IRIS Co-Register service specifications
The IRIS Optical Image Co-registration (IRIS Co-Register) is a processing service developed by NHAZCA S.r.l. that performs a co-registration of two optical single band assets employing a full field displacement measurement based on the Dense Inverse Search (DIS) method for Optical Flow1,2.
The co-registration is based on the OpenCV algorithm3 and DIS results are used to align the secondary image minimizing the residual shift.
By default the service employ then an Elastic co-registration, in which the full-field displacement is used to freely warp the secondary image. In alternative the service offers also a Rigid co-registration in which the full-field displacement measured is used to estimate an Affine Transformation Matrix which is then applied to co-register the secondary asset against the reference one.
Output of the service are the reference and the co-registered secondary assets as single band raster in COG format.
The service supports only single-band assets from Optical Calibrated Datasets (e.g.
pan single band asset representing panchromatic reflectance).
Reference and secondary single band assets can be taken from Optical Calibrated Datasets of the different EO mission.
The service supports Optical Calibrated EO data. Input of the IRIS Co-register service is a couple of single band assets from Calibrated Datasets [CD]. This image pair shall be made of:
a reference single band asset for a chosen optical CBN,
a secondary single band asset for a chosen optical CBN.
More information about the CBN schema employed in the ESA Charter Mapper can be found here.
The service allows defining reference and secondary single band assets from different Optical EO missions and / or product type.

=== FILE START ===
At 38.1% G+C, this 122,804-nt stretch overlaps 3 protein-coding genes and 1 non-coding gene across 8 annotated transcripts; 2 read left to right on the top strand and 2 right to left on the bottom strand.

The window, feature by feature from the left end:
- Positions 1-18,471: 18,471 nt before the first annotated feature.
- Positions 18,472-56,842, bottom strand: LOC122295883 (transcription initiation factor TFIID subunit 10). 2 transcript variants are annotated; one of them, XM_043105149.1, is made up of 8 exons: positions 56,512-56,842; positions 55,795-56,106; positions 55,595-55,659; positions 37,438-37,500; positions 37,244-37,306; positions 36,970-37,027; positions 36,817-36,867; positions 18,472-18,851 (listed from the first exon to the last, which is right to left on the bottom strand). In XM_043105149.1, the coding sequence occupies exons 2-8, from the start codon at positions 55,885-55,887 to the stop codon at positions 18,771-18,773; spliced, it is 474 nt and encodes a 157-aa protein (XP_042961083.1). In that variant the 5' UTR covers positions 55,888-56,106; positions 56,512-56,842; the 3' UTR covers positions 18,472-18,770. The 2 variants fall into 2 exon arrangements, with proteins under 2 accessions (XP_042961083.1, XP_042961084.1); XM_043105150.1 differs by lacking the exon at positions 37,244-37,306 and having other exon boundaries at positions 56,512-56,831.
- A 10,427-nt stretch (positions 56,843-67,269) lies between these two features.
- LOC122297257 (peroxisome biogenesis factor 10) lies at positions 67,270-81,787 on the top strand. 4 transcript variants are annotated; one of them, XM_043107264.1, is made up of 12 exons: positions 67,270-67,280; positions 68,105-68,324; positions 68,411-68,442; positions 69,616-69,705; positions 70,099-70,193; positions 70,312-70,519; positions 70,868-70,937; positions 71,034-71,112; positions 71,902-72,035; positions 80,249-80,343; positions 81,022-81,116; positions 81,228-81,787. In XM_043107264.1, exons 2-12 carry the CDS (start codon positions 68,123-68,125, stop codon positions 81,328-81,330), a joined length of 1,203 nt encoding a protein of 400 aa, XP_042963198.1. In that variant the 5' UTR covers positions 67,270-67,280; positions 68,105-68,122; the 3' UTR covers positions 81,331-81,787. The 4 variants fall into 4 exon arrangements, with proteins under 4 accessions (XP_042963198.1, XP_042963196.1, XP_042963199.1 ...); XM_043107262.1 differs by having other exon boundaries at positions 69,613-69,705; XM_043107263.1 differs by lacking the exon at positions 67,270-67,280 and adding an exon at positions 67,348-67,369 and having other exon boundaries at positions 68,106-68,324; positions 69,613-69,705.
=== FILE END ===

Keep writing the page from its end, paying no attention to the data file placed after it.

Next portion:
To get better results from the affine transformation in the IRIS Co-Register service it is better to use a pair having same CBN (e.g. red VS red).
The IRIS Co-Register service requires mandatory and optional parameters. All service parameters are listed in the below Table 1.
|Reference optical calibrated single band asset||Reference single-band geophysical asset used in the co-registration||YES|
|Secondary optical calibrated single band asset||Secondary single-band geophysical asset used in the co-registration||YES|
|Area of Interest||A polygon representing the area of interest to be analysed in WKT format||NO|
|Co-registration method||A flag to employ
Table 1 - Service parameters for the IRIS Co-Register processor.
Reference and secondary optical calibrated single band assets
The first two mandatory parameters define the input "Reference" and "Secondary" images from Optical Calibrated Datasets. Input for
Reference optical calibrated single band asset and
Secondary optical calibrated single band asset parameters are the path to the single-band geophysical assets from the two Calibrated Datasets. This parameter is required to specify both the reference to the Calibrated Dataset and the band (specified as CBN) to use for the analysis (e.g. red, or green, etc).